Dow Theory Helps to Assess Trade Jitters' Effects on U.S. Stocks

(Bloomberg View) -- The Dow Theory was one of the first attempts to decode stock market price signals and make them useful to traders and investors.

The idea is straightforward: Stock price trends should show logical and fundamental consistency across industries. Volume confirms price. And, most important, equity prices move in long-term patterns. More than 100 years after the theory was developed by Charles H. Dow, traders still adhere to its basic tenets.

These time-proven rules can be adapted to a new problem: how to track the market’s worry over the possibility of a global trade war. After decades of increasing globalization, investors do not have much of a map for this journey.

But by merging the Dow Theory with the Dow Jones Industrial Average, Charles Dow’s other notable creation, investors can quantify market sentiment about changes in global trade structure and track how it shifts over time. Despite its advanced age, the Dow does have unique features that make it fit for this purpose:

  • With a 17 percent weighting in technology, it more closely resembles typical global equity exposure to this sector than the S&P 500, which has a 24 percent technology weighting.
  • The Dow’s technology names (Apple, IBM, Visa, Microsoft and Intel) avoid the worst of the current worry about the potential regulation of data privacy.
  • Every company in the index employs a global supply chain and often has a worldwide sales footprint as well. And because there are only 30 stocks in the Dow, it is easier to evaluate investor confidence in such far-flung business models than in any other widely-followed index.

So what does “Dow Theory meets Dow Jones Industrial Average” tell us about the current intersection of U.S. equity markets and global trade negotiations?  

  • The trend is not positive. Investor concerns about global trade inform market direction more than even the technology sector’s recent woes. As of the Thursday’s close, the Dow was down 1 percent for the year. The S&P 500 was off less, only 0.4 percent. Large-cap tech stocks are actually up a respectable 4.1 percent for the year-to-date. Trade really does trump every other headline.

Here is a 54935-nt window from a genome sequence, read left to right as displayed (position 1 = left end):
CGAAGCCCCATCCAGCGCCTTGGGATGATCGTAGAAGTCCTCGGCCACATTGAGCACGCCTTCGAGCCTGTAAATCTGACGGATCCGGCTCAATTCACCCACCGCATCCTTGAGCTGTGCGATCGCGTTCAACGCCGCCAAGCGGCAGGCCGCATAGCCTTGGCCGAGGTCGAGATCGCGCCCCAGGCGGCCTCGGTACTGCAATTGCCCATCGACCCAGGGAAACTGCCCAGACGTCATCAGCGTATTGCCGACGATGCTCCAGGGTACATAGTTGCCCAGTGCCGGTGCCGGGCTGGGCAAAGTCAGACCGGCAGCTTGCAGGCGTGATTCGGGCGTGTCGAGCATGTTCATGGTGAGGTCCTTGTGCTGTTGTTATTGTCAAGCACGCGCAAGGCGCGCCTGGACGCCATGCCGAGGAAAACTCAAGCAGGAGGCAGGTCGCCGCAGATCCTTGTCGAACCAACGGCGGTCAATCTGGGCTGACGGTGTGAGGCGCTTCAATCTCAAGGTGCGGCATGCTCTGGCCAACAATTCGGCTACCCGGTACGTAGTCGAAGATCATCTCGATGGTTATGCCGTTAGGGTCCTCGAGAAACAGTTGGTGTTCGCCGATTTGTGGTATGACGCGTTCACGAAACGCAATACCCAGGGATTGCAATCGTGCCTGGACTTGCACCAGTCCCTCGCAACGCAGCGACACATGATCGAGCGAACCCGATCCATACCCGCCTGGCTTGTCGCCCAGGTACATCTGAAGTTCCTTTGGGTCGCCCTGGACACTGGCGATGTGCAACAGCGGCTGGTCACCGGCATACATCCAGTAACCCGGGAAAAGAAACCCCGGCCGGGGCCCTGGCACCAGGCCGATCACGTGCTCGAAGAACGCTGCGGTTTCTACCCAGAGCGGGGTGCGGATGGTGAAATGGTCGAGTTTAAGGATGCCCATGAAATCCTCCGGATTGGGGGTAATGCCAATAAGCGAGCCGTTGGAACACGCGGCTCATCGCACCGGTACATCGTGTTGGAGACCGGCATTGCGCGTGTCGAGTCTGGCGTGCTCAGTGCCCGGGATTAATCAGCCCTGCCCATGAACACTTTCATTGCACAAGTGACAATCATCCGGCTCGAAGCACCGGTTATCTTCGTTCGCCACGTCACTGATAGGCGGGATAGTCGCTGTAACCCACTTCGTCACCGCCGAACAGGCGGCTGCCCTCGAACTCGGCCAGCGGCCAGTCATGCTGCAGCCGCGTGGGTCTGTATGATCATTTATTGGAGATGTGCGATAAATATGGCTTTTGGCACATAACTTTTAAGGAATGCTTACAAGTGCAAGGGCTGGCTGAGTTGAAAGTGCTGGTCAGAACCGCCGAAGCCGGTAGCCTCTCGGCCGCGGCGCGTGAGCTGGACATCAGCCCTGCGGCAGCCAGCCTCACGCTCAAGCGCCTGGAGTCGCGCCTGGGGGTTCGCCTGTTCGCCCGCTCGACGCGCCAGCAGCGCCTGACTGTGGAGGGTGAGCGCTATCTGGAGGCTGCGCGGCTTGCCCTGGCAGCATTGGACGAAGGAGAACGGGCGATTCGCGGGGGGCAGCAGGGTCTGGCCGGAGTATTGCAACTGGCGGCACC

• Looking at individual companies in the Dow that are uniquely leveraged to globalization, we see strong year-to-date price correlations. Like the transports of Dow Theory, they are leading indicators of investor confidence in international trade.

    Consider that all the Dow’s losses for the year through Thursday came from just two names: 3M (126 points) and Home Depot (108 points). Proctor & Gamble (89 points), Walmart (86 points), and McDonald’s (75 points) have also put outsized pressure on the index in 2018.

    So far, Boeing has been surprisingly immune to trade concerns. The stock is up 14.4 percent for 2018, adding 332 points to the Dow. With a weighting of 9.3 percent, it is the index’s single more important constituent.

  • The fact that one theoretic trade war target -- Boeing -- actually supports the Dow while five other stocks drag it lower shows the nuances of this new trade-monitoring version of Dow Theory.

Here are a few additional points to bear in mind:

  • Boeing may be a high-value target in a trade war, but it also operates in a stable global oligopoly where product lead times are very long. Yes, international carriers may start cancelling orders if trade negotiations take a turn for the worse. This does leave airlines with a problem, however: How do they fill the gaps in their fleets until other aircraft manufacturers can complete their orders?

  • The names that have pulled the Dow lower (3M, Home Depot, McDonald’s, Proctor & Gamble and Walmart) are those that worry investors most in terms of the collateral damage of a trade dispute. These five names have a collective 20.4 percent weighting in the index.

    Walmart and Home Depot built their businesses to leverage low-cost Chinese manufacturing and deliver low prices to U.S. consumers. Proctor & Gamble, McDonald’s and 3M all generate more than half their revenue outside the U.S., versus 31 percent international exposure for the typical S&P 500 company.

  • GE, Coca-Cola and DowDuPont have also underperformed this year, but their weightings in the Dow are small (0.4 percent, 1.3 percent and 1.8 percent, respectively).

The Dow is telling us that we’re not out of the woods yet. The stocks mentioned above, which are highly exposed to trade, are all still under pressure. Boeing’s contribution to the index -- an artifice of its high stock price -- masks this weakness. But Dow Theory reminds us to always look at leading indicators. And those signal more volatility ahead. 

This column does not necessarily reflect the opinion of the editorial board or Bloomberg LP and its owners.

Nicholas Colas is the cofounder of DataTrek Research. He is the former chief market strategist at Convergex Group LLC.

For more columns from Bloomberg View, visit http://www.bloomberg.com/view.

©2018 Bloomberg L.P.

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